On Modeling and Interpreting the Economics of Catastrophic Climate Change
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CitationWeitzman, Martin L. 2009. On modeling and interpreting the economics of catastrophic climate change. Review of Economics and Statistics 91(1): 1-19.
AbstractWith climate change as prototype example, this paper analyzes the implications of structural uncertainty for the economics of low-probability, high-impact catastrophes. Even when updated by Bayesian learning, uncertain structural parameters induce a critical “tail fattening” of posterior-predictive distributions. Such fattened tails have strong implications for situations, like climate change, where a catastrophe is theoretically possible because prior knowledge cannot place sufficiently narrow bounds on overall damages. This paper shows that the economic consequences of fat-tailed structural uncertainty (along with unsureness about high-temperature damages) can readily outweigh the effects of discounting in climate-change policy analysis.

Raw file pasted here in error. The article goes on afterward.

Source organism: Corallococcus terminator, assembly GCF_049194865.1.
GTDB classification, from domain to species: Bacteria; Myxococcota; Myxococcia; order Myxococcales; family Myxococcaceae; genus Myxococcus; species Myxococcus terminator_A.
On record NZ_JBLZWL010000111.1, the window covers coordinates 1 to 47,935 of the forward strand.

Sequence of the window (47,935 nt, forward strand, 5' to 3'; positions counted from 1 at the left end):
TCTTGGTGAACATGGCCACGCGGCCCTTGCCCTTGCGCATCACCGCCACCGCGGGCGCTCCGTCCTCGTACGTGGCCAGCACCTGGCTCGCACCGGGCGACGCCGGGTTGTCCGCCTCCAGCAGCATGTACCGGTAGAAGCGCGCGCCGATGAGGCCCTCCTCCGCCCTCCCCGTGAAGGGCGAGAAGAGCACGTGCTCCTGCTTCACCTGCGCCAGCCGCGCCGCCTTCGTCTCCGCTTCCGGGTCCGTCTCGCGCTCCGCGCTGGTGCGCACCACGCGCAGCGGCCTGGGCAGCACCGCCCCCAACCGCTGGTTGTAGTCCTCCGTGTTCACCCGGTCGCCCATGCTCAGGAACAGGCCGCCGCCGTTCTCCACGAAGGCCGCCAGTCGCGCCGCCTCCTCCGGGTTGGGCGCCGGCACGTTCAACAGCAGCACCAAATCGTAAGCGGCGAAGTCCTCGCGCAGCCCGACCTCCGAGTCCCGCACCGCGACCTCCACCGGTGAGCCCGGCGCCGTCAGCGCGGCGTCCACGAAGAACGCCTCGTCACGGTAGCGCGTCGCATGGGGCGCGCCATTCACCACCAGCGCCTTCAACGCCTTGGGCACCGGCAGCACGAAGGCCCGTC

Citable link to this pagehttp://nrs.harvard.edu/urn-3:HUL.InstRepos:3693423
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